Table 3. Comparison of carbohydrate-rich foods in the US meeting each of four metrics for assessing carbohydrate qualitya.
Considerable variation was observed across different food categories. Nearly all non-starchy vegetables and legumes and most fruit contained > 10 g of fiber per 100 g of carbohydrate and scored a point in the 10:1 CQI. So did most starchy vegetables that were slightly below legumes but well above fruits. Foods with lower fiber content were primarily snacks and sweets, sugar, candy and desserts and refined grains. Some 100% fruit juices did have adequate fiber to carbohydrate ratios and also scored a point in CQI 10:1. By contrast, only 5.3 of snacks and sweets met the 10:1 CQI.
The 10:1:1 model based on fiber and free sugar, was more restrictive, consistent with past observations (3). Sugars, sweetened beverages, candy, and desserts did not pass the free sugar threshold. Although the 10:1:2 CQI score used a more relaxed free sugar threshold compared to 10:1:1 (3), the two models were not very different from each other. Following Liu et al. (3), kappa statistics were used to assess the degree of association among the CQI models.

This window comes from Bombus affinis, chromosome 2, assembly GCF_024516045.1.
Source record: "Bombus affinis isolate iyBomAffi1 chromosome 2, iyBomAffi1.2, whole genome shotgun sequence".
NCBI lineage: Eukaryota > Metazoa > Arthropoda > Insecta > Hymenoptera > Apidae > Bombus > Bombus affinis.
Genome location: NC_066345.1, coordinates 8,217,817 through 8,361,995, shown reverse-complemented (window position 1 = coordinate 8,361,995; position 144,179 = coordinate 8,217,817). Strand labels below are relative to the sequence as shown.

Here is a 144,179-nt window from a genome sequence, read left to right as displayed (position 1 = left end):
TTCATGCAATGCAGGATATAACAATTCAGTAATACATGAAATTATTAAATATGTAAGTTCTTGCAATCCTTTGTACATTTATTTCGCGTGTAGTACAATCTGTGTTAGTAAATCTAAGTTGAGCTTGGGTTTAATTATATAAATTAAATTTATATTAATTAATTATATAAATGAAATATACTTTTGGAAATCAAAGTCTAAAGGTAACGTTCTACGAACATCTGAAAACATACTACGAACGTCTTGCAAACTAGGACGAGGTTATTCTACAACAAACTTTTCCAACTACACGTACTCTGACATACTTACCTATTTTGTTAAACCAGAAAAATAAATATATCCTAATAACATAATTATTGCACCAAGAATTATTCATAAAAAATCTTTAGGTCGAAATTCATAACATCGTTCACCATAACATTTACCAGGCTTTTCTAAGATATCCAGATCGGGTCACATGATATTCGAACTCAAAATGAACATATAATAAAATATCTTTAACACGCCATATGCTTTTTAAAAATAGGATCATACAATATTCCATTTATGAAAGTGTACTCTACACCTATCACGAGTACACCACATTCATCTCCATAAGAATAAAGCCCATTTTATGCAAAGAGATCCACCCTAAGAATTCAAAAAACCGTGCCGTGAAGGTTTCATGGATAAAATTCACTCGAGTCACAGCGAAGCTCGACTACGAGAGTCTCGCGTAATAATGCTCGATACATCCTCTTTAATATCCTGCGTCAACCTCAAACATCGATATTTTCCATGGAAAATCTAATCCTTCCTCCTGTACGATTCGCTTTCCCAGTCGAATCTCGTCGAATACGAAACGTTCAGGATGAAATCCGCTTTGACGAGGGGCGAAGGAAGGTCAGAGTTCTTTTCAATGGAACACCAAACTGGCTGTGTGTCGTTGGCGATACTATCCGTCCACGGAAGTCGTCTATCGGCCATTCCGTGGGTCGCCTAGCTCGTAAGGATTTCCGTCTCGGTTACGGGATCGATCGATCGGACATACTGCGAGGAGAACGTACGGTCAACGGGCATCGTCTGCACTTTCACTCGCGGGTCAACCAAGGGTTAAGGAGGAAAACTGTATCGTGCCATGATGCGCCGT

For all foods, agreement across the four CQI metrics was very good, as shown in Table 3 (3). The lowest agreement was between the fiber ratio model 10:1 and the other three models that included both free sugar and fiber (kappa ≥ 0.80). Kappa values were 0.84 for 10:1 and 10:1:1 and 0.83 for 10:1 and 10:1|1:2. The other three models showed almost perfect agreement with kappa ranging from 0.95 to 0.99.
Agreement across the metrics was highly variable, as reported previously (3). Agreement was very high (kappa > 0.8) for refined grains, starchy vegetables, fruit and non-starchy vegetables. Agreement was lowest (kappa < 0.25) for sugar, candy, and desserts.
Percentages of items within each food category that could be classified as “higher quality” carbohydrates based on the 4 CQI metrics (3, 6) are also shown in Figure 2. Legumes had the highest percent of foods meeting CQI criteria, followed by fruits and starchy vegetables. Only 10% of refined grains met the CQI criteria for high quality carbohydrates. Sweetened beverages, 100% fruit juices, sugar, candy, desserts, and sweets did not meet CQI criteria.